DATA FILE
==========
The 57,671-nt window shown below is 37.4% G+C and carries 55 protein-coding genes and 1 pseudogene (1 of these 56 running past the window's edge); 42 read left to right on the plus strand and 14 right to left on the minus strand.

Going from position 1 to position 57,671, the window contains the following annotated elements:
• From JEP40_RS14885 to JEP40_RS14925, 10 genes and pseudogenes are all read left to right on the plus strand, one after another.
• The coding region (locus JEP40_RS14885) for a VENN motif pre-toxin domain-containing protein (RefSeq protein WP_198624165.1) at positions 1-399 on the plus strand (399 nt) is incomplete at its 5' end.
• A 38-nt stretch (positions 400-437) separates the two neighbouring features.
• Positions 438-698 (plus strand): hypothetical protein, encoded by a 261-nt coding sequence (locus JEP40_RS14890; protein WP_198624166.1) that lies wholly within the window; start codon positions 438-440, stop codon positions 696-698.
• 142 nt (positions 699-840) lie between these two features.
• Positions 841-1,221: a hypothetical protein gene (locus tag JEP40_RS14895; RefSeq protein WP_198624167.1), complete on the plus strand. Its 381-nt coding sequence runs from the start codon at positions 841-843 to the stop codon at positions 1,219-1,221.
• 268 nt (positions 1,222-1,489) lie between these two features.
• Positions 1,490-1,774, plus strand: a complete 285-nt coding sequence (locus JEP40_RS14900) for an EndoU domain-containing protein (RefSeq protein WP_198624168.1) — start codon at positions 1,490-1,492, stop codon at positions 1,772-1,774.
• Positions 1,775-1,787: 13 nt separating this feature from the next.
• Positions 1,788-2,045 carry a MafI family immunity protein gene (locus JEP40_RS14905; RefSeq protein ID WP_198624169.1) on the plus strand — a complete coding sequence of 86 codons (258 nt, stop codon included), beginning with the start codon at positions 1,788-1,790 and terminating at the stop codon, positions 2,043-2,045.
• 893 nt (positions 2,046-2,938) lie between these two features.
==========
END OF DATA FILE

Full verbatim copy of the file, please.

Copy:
The 57,671-nt window shown below is 37.4% G+C and carries 55 protein-coding genes and 1 pseudogene (1 of these 56 running past the window's edge); 42 read left to right on the plus strand and 14 right to left on the minus strand.

Going from position 1 to position 57,671, the window contains the following annotated elements:
• From JEP40_RS14885 to JEP40_RS14925, 10 genes and pseudogenes are all read left to right on the plus strand, one after another.
• The coding region (locus JEP40_RS14885) for a VENN motif pre-toxin domain-containing protein (RefSeq protein WP_198624165.1) at positions 1-399 on the plus strand (399 nt) is incomplete at its 5' end.
• A 38-nt stretch (positions 400-437) separates the two neighbouring features.
• Positions 438-698 (plus strand): hypothetical protein, encoded by a 261-nt coding sequence (locus JEP40_RS14890; protein WP_198624166.1) that lies wholly within the window; start codon positions 438-440, stop codon positions 696-698.
• 142 nt (positions 699-840) lie between these two features.
• Positions 841-1,221: a hypothetical protein gene (locus tag JEP40_RS14895; RefSeq protein WP_198624167.1), complete on the plus strand. Its 381-nt coding sequence runs from the start codon at positions 841-843 to the stop codon at positions 1,219-1,221.
• 268 nt (positions 1,222-1,489) lie between these two features.
• Positions 1,490-1,774, plus strand: a complete 285-nt coding sequence (locus JEP40_RS14900) for an EndoU domain-containing protein (RefSeq protein WP_198624168.1) — start codon at positions 1,490-1,492, stop codon at positions 1,772-1,774.
• Positions 1,775-1,787: 13 nt separating this feature from the next.
• Positions 1,788-2,045 carry a MafI family immunity protein gene (locus JEP40_RS14905; RefSeq protein ID WP_198624169.1) on the plus strand — a complete coding sequence of 86 codons (258 nt, stop codon included), beginning with the start codon at positions 1,788-1,790 and terminating at the stop codon, positions 2,043-2,045.
• 893 nt (positions 2,046-2,938) lie between these two features.